Professor Danna Ethan of the Health Sciences Department, and her four co-authors, observed 1,054 cyclists for forty-four hours at the twenty-two busiest Citi Bike locations for an article just published in the new issue of The Journal of Community Health.
“The consistency of non-helmet use was striking,” said Prof. Ethan, who has worked at the College since 2010. “It didn’t matter what time of day it was, or the location, or whether the cyclist was taking a bike or returning it, it was always roughly the same percentage of riders not wearing helmets.”
The article notes that in 2012, there were 3,882 injuries and 18 fatalities involving a cyclist and a motor vehicle in New York; nearly all serious injuries (or fatalities) occurring since 1996 involved a cyclist who wasn’t wearing a helmet.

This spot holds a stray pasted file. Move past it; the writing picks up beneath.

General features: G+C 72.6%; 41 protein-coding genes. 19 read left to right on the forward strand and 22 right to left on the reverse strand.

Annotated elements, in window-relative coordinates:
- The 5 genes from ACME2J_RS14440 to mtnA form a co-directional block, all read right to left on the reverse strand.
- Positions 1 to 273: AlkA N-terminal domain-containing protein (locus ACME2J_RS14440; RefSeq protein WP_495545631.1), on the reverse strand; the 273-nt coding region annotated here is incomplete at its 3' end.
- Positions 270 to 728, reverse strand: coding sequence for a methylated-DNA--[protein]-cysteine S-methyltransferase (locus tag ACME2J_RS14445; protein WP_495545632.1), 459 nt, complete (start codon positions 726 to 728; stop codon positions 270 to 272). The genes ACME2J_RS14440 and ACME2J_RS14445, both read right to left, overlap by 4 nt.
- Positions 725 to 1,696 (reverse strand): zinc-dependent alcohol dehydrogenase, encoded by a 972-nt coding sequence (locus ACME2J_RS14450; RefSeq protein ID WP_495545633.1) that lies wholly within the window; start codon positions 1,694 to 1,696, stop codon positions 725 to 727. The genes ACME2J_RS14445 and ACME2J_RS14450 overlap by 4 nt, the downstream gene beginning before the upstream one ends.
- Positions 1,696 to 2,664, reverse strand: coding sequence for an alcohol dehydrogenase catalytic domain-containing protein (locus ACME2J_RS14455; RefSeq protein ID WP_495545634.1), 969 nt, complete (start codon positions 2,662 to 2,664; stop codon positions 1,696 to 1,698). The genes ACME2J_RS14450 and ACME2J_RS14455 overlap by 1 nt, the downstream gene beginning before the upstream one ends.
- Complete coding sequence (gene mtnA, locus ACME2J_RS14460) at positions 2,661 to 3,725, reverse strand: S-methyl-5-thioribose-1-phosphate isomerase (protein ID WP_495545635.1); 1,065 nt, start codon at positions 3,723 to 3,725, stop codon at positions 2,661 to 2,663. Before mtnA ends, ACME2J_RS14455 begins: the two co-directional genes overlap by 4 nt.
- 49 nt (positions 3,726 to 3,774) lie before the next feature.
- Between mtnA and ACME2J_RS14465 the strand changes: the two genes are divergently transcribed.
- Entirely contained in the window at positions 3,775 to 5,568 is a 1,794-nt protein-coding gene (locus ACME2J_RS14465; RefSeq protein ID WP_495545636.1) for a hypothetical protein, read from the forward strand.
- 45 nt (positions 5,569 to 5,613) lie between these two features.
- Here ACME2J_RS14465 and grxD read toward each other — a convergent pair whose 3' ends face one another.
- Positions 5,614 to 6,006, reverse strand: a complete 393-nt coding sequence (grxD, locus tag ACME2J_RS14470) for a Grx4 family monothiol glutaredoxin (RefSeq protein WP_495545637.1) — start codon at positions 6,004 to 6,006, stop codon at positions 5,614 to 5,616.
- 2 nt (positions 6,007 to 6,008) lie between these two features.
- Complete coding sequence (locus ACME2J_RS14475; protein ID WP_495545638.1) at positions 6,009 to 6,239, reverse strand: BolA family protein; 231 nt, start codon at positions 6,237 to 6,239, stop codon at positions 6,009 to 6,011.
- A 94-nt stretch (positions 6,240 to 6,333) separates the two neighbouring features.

As the Citi Bike program grows—plans to add 4,000 more rental bikes in Manhattan and Brooklyn are underway—more riders will share the road with New York City traffic, other riders, and often distracted pedestrians.
“To better understand why so few riders are wearing helmets, factors that hinder and promote helmet use should be assessed,” said Dr. Ethan. “Understanding what it would take to increase helmet use can help public health efforts make it more feasible for riders to access and wear inexpensive but durable helmets.”
“CitiBike is a great program that can contribute to increased physical activity and at the same time help reduce carbon emissions,” said Professor Corey Hannah Basch, an Assistant Professor of Public Health at William Paterson University, who co-authored the article along with Prof. Ethan. “However, given that such a high proportion of riders do not use helmets while riding in busy urban streets, education is needed to help people make informed decisions about reducing their risk of head injuries by wearing a helmet while cycling.”